As I write these words, it is still being debated – perhaps without resolution possible – if the horrific attack at the Pulse Night Club in Orlando was “just” a hate crime, an act of terrorism or both.
Whatever and if ever the matter be sorted, I suspect it matters little, if at all, to the dead, their bereaved families, as well to those wounded either physically and/or emotionally in this most recent outbreak of the demonic.
In addition to so many tears for the victims, so many moments for reflection about the nature of our country and world, we need also to
address a challenge that confronts all of us, not only the power-brokers and politicians, the policymakers and lobbyists, all of us. Namely, what can we do to make a difference?
While I don’t pretend to have a monopoly on solutions, I am certain that unless we find ways to cross the political divides in our country, no matter the threats from external violence or homegrown miscreants, we must in the words of Pope, and now St. John XXIII find
a way to “… look at each other without mistrust. Let us meet each other without fear.” I am convinced that is why the Hebrew word for a
dispute or argument (Chelek) means a piece or portion, as in no one has a monopoly on the whole truth. While my own convictions fall under the rubric of (standard) liberal solutions, I know that no matter how right I am that agenda will not advance without finding a common language with those who have alternative visions about our country and predicament. The debate about building a wall on our southern border aside, there are too many walls of separation already in place and in our country.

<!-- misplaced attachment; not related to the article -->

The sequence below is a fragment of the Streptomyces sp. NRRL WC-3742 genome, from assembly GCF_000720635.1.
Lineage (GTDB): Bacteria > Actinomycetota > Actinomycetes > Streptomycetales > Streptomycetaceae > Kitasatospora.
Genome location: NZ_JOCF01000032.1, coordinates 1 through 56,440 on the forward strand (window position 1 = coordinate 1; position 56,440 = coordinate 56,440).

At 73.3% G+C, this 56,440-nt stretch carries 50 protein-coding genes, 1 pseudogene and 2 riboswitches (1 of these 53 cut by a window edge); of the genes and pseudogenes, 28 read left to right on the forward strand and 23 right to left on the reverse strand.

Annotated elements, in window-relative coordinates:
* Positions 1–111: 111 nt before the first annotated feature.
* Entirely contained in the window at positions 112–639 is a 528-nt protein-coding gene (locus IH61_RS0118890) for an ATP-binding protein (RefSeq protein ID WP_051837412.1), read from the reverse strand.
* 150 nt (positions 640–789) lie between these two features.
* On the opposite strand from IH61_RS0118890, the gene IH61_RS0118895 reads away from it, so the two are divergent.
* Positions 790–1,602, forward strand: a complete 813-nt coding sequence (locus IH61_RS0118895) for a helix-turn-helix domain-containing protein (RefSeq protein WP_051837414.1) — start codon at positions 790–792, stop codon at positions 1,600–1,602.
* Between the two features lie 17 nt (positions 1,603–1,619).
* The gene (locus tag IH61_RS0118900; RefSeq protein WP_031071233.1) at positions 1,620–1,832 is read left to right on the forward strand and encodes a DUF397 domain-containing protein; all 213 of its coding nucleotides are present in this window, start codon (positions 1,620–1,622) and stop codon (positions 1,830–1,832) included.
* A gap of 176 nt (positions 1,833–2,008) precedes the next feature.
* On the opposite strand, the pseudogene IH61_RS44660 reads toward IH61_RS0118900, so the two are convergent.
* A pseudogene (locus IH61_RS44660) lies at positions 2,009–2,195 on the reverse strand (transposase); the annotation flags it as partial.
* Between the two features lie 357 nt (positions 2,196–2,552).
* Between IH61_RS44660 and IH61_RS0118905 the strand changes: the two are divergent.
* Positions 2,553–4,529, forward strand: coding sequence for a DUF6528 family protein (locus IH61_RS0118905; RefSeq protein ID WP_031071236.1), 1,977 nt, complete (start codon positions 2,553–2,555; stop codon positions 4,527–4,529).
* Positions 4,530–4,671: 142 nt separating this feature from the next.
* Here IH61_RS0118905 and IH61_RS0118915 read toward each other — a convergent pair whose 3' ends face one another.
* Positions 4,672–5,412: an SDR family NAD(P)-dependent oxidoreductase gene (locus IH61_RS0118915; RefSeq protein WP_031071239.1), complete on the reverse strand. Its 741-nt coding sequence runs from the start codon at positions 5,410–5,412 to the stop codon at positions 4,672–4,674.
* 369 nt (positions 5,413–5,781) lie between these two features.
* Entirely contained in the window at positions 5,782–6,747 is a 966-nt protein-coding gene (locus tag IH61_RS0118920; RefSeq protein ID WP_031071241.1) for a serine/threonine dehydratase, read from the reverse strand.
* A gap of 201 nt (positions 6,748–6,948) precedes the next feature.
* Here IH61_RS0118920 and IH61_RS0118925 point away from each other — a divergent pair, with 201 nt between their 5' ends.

This time, as too often, the victims were members of the LGBTQ community. But we all know instances where members of many, just about any distinct group, including ours, were singled out as targets for violence. Such calls to mind a well-known reflection – it must not become little more than cliché – by the German Lutheran minister, Pastor Martin Nieimoller. Some might say offered too late, as in the aftermath of World War II, but it is not too late both to remember and to act. Further I am intrigued, even as many will be familiar with the commentary, that a version exists (shortened below) that suggests:
First they came for the homosexuals, and I did not
speak out – because I was not a homosexual.
Then they came for the Socialist, and I did not speak
out – because I was not a Socialist…
Then they came for the Jews, and I did not speak out –
because I was not a Jew.
Then they came for me – and there was no one left to speak out.
We must speak out and shout out and demand not only action by our leaders but also that our lives be models of commitment and connection, especially for those whom our tradition recognizes as most vulnerable, the strangers in our midst, the persons not “like us.” For if we do, we may not change the content of our world, but we shall certainly change other lives and, God willing, our own.
With prayer and hope,
Rabbi Michael Zedek